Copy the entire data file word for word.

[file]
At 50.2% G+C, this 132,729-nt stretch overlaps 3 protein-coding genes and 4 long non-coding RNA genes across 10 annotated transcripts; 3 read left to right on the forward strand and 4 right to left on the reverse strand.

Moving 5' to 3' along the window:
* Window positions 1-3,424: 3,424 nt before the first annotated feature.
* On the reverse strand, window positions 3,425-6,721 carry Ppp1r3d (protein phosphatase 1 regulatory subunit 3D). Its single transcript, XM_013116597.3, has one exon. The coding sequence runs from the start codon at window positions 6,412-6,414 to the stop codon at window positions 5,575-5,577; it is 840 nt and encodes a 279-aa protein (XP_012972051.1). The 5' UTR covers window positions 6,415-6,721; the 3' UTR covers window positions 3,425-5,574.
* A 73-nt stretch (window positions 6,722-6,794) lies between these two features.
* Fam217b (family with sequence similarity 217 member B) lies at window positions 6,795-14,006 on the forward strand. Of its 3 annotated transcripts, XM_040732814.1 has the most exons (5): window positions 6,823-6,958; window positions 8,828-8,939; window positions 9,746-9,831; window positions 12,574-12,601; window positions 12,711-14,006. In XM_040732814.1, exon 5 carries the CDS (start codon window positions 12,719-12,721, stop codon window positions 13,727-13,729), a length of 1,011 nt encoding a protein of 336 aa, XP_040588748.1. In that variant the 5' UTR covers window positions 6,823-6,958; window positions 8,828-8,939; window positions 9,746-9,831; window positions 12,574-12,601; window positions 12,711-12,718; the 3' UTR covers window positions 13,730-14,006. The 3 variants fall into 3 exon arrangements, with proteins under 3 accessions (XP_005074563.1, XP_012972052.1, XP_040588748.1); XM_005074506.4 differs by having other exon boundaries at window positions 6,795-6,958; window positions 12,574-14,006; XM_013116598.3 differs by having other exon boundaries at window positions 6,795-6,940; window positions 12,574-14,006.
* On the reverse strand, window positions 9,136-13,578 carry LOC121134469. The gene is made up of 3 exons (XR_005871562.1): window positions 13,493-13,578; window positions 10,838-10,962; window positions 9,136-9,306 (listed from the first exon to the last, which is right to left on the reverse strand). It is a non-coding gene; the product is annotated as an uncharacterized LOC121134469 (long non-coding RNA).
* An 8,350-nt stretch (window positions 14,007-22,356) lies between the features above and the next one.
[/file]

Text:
At 50.2% G+C, this 132,729-nt stretch overlaps 3 protein-coding genes and 4 long non-coding RNA genes across 10 annotated transcripts; 3 read left to right on the forward strand and 4 right to left on the reverse strand.

Moving 5' to 3' along the window:
* Window positions 1-3,424: 3,424 nt before the first annotated feature.
* On the reverse strand, window positions 3,425-6,721 carry Ppp1r3d (protein phosphatase 1 regulatory subunit 3D). Its single transcript, XM_013116597.3, has one exon. The coding sequence runs from the start codon at window positions 6,412-6,414 to the stop codon at window positions 5,575-5,577; it is 840 nt and encodes a 279-aa protein (XP_012972051.1). The 5' UTR covers window positions 6,415-6,721; the 3' UTR covers window positions 3,425-5,574.
* A 73-nt stretch (window positions 6,722-6,794) lies between these two features.
* Fam217b (family with sequence similarity 217 member B) lies at window positions 6,795-14,006 on the forward strand. Of its 3 annotated transcripts, XM_040732814.1 has the most exons (5): window positions 6,823-6,958; window positions 8,828-8,939; window positions 9,746-9,831; window positions 12,574-12,601; window positions 12,711-14,006. In XM_040732814.1, exon 5 carries the CDS (start codon window positions 12,719-12,721, stop codon window positions 13,727-13,729), a length of 1,011 nt encoding a protein of 336 aa, XP_040588748.1. In that variant the 5' UTR covers window positions 6,823-6,958; window positions 8,828-8,939; window positions 9,746-9,831; window positions 12,574-12,601; window positions 12,711-12,718; the 3' UTR covers window positions 13,730-14,006. The 3 variants fall into 3 exon arrangements, with proteins under 3 accessions (XP_005074563.1, XP_012972052.1, XP_040588748.1); XM_005074506.4 differs by having other exon boundaries at window positions 6,795-6,958; window positions 12,574-14,006; XM_013116598.3 differs by having other exon boundaries at window positions 6,795-6,940; window positions 12,574-14,006.
* On the reverse strand, window positions 9,136-13,578 carry LOC121134469. The gene is made up of 3 exons (XR_005871562.1): window positions 13,493-13,578; window positions 10,838-10,962; window positions 9,136-9,306 (listed from the first exon to the last, which is right to left on the reverse strand). It is a non-coding gene; the product is annotated as an uncharacterized LOC121134469 (long non-coding RNA).
* An 8,350-nt stretch (window positions 14,007-22,356) lies between the features above and the next one.